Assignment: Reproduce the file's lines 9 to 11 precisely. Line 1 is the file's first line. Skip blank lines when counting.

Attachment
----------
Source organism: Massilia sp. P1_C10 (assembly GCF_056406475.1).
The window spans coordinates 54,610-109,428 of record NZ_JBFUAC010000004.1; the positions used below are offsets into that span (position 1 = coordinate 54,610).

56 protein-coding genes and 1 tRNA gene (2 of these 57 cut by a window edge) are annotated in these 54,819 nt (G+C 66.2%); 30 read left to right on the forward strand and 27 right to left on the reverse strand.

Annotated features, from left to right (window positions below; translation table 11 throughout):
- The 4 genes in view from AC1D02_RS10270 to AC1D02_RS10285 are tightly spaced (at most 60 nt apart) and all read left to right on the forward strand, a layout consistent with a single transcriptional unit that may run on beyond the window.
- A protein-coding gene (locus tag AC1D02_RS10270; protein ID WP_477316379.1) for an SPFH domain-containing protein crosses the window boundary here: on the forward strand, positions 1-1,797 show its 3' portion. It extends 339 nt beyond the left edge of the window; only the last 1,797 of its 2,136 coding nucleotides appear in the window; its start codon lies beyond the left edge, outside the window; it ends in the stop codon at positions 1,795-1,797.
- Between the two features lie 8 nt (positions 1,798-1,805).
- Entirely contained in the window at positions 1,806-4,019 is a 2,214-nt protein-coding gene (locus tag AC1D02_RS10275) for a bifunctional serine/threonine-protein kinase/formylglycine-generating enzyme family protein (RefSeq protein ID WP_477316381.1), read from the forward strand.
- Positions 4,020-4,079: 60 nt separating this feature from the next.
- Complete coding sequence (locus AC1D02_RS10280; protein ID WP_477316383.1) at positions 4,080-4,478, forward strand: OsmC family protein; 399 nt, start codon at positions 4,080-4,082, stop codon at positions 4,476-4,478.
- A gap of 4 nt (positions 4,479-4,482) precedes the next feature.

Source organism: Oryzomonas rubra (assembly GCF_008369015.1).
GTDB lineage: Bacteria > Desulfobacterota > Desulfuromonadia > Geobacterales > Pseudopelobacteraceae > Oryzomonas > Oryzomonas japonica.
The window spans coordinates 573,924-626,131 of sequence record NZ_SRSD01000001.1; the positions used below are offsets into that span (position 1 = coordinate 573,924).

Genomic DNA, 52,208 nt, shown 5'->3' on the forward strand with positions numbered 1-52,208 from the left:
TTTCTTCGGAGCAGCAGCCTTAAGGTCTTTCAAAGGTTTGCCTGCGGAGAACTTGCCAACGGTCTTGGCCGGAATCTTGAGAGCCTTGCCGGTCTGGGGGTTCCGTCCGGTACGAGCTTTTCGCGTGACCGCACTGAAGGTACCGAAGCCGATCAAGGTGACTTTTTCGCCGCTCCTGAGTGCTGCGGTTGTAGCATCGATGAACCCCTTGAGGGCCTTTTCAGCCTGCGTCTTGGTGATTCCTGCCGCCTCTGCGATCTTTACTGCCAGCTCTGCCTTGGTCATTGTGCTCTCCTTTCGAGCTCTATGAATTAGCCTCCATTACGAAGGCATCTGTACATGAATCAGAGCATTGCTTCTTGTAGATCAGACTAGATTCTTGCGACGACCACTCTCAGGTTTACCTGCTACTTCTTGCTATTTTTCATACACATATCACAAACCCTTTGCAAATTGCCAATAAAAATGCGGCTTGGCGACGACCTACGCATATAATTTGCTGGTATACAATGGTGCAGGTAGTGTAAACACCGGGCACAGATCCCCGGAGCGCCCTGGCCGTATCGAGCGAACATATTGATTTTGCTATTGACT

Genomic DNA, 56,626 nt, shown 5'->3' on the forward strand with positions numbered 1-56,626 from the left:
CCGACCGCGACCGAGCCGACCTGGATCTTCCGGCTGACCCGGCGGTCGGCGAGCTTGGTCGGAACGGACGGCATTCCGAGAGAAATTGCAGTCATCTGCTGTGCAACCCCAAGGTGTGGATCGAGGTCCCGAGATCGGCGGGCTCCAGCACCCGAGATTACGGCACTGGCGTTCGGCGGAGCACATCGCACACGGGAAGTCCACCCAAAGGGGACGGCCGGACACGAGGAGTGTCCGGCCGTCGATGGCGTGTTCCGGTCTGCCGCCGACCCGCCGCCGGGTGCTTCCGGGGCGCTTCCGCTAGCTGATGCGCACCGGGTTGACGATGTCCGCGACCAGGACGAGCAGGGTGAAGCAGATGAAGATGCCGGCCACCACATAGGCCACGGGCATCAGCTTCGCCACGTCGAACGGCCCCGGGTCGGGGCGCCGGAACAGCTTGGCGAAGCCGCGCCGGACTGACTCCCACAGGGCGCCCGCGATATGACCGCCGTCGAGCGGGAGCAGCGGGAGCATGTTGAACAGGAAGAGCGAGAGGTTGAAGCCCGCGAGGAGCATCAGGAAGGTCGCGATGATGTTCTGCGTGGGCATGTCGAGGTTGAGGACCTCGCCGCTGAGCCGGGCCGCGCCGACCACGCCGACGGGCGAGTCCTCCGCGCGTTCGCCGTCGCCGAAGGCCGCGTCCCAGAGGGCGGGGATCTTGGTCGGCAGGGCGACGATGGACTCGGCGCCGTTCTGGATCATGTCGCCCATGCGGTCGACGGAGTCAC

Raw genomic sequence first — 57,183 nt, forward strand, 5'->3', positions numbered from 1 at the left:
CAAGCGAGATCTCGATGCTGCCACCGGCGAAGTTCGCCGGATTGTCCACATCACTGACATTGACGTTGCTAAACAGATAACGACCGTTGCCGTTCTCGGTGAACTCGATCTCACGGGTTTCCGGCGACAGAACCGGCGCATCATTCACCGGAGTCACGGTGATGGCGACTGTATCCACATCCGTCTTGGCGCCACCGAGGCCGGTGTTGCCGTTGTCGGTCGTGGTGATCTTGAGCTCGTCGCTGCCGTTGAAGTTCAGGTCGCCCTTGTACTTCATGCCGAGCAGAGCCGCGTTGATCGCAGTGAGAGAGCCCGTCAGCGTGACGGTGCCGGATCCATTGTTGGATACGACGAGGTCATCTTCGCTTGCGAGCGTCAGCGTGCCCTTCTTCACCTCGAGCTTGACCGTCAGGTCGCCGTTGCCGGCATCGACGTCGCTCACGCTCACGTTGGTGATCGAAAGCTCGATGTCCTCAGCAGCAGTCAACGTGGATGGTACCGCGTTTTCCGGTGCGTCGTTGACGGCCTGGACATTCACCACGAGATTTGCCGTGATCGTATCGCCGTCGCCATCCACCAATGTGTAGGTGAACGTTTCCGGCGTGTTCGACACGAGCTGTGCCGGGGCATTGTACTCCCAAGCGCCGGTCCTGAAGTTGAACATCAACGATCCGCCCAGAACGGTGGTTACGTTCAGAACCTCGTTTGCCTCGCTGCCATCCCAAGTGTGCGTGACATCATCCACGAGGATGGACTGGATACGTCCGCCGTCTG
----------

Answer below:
- Positions 4,020-4,079: 60 nt separating this feature from the next.
- Complete coding sequence (locus AC1D02_RS10280; protein ID WP_477316383.1) at positions 4,080-4,478, forward strand: OsmC family protein; 399 nt, start codon at positions 4,080-4,082, stop codon at positions 4,476-4,478.
- A gap of 4 nt (positions 4,479-4,482) precedes the next feature.